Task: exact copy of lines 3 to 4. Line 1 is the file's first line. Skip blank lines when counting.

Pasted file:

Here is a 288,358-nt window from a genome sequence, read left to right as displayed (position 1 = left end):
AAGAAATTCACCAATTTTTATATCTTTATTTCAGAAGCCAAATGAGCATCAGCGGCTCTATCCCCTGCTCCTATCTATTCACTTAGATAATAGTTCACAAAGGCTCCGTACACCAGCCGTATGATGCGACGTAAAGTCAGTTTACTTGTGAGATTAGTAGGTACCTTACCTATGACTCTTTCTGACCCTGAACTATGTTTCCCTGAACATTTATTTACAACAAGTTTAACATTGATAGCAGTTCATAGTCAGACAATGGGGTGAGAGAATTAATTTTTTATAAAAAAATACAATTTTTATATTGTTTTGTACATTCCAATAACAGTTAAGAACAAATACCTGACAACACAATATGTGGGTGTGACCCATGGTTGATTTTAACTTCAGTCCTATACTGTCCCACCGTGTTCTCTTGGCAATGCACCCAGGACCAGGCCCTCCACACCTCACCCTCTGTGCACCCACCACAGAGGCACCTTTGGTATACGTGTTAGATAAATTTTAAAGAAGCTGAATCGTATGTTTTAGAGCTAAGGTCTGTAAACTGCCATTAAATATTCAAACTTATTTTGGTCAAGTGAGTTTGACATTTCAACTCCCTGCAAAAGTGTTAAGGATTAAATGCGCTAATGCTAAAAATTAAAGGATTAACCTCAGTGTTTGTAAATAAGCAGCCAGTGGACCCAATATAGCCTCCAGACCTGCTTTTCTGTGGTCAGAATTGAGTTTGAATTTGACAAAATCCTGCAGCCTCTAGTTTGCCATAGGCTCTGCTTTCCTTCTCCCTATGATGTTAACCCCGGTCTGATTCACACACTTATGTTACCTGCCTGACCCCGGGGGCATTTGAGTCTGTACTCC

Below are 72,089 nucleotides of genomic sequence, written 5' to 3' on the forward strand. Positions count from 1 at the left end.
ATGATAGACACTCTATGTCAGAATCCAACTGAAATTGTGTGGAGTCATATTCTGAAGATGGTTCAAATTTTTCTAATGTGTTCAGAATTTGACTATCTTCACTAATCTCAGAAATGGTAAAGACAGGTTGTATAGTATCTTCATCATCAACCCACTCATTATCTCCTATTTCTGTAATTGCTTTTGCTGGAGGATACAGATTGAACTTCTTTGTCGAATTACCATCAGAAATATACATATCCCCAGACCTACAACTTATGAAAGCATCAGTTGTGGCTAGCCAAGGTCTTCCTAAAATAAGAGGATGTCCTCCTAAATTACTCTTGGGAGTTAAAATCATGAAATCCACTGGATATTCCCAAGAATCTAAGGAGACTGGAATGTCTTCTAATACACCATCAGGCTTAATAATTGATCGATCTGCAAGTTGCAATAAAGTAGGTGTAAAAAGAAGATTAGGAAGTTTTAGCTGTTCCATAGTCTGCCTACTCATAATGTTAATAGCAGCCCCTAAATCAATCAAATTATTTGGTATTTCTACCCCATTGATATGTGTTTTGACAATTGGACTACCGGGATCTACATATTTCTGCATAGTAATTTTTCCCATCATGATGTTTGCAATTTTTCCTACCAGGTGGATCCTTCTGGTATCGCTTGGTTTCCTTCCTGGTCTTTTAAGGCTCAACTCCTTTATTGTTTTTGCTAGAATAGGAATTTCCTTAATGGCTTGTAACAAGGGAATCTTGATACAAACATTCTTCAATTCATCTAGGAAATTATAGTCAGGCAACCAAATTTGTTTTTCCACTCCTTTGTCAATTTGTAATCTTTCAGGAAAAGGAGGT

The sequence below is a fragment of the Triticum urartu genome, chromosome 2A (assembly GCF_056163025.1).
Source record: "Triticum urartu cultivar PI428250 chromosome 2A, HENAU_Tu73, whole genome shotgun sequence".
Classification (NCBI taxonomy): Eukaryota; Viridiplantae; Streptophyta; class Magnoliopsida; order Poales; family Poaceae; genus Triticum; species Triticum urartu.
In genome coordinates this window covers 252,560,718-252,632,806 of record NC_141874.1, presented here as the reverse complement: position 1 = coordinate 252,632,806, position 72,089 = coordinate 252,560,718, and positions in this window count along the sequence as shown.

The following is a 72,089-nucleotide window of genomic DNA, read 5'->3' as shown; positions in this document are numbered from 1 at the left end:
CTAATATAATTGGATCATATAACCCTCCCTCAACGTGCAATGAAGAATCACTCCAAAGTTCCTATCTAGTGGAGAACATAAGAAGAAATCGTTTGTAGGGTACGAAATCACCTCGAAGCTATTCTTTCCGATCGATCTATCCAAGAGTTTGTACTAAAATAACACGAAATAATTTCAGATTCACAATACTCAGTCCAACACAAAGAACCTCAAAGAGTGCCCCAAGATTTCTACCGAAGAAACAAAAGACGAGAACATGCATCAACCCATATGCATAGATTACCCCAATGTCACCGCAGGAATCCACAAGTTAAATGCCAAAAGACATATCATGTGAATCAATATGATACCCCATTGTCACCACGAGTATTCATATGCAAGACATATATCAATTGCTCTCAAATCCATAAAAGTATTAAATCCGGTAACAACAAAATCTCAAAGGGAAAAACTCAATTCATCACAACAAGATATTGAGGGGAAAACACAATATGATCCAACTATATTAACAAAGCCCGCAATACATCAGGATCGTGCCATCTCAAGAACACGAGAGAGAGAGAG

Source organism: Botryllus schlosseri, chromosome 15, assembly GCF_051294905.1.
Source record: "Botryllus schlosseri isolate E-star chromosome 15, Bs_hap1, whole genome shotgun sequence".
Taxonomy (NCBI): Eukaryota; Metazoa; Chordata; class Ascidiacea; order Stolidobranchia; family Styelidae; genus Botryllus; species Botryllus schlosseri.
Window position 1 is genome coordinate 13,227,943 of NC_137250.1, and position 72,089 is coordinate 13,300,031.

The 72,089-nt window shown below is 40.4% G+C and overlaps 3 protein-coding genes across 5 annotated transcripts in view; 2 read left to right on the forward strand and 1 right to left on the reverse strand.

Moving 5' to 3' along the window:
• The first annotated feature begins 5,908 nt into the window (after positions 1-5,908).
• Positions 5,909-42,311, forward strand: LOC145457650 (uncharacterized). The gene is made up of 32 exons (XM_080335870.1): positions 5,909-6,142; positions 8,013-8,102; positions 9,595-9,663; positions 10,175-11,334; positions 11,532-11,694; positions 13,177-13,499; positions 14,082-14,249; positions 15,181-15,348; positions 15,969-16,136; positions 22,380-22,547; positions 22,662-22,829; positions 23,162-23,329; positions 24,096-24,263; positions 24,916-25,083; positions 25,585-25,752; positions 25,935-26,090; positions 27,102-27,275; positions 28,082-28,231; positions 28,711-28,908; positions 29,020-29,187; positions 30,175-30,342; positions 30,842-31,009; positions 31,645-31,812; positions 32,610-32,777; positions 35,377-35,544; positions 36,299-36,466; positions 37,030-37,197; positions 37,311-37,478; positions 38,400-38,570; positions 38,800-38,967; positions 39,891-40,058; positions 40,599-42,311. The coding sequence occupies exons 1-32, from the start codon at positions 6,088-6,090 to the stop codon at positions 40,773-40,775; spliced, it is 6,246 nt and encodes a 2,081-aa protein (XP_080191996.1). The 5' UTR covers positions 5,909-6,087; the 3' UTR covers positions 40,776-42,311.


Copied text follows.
Below are 72,089 nucleotides of genomic sequence, written 5' to 3' on the forward strand. Positions count from 1 at the left end.
ATGATAGACACTCTATGTCAGAATCCAACTGAAATTGTGTGGAGTCATATTCTGAAGATGGTTCAAATTTTTCTAATGTGTTCAGAATTTGACTATCTTCACTAATCTCAGAAATGGTAAAGACAGGTTGTATAGTATCTTCATCATCAACCCACTCATTATCTCCTATTTCTGTAATTGCTTTTGCTGGAGGATACAGATTGAACTTCTTTGTCGAATTACCATCAGAAATATACATATCCCCAGACCTACAACTTATGAAAGCATCAGTTGTGGCTAGCCAAGGTCTTCCTAAAATAAGAGGATGTCCTCCTAAATTACTCTTGGGAGTTAAAATCATGAAATCCACTGGATATTCCCAAGAATCTAAGGAGACTGGAATGTCTTCTAATACACCATCAGGCTTAATAATTGATCGATCTGCAAGTTGCAATAAAGTAGGTGTAAAAAGAAGATTAGGAAGTTTTAGCTGTTCCATAGTCTGCCTACTCATAATGTTAATAGCAGCCCCTAAATCAATCAAATTATTTGGTATTTCTACCCCATTGATATGTGTTTTGACAATTGGACTACCGGGATCTACATATTTCTGCATAGTAATTTTTCCCATCATGATGTTTGCAATTTTTCCTACCAGGTGGATCCTTCTGGTATCGCTTGGTTTCCTTCCTGGTCTTTTAAGGCTCAACTCCTTTATTGTTTTTGCTAGAATAGGAATTTCCTTAATGGCTTGTAACAAGGGAATCTTGATACAAACATTCTTCAATTCATCTAGGAAATTATAGTCAGGCAACCAAATTTGTTTTTCCACTCCTTTGTCAATTTGTAATCTTTCAGGAAAAGGAGGT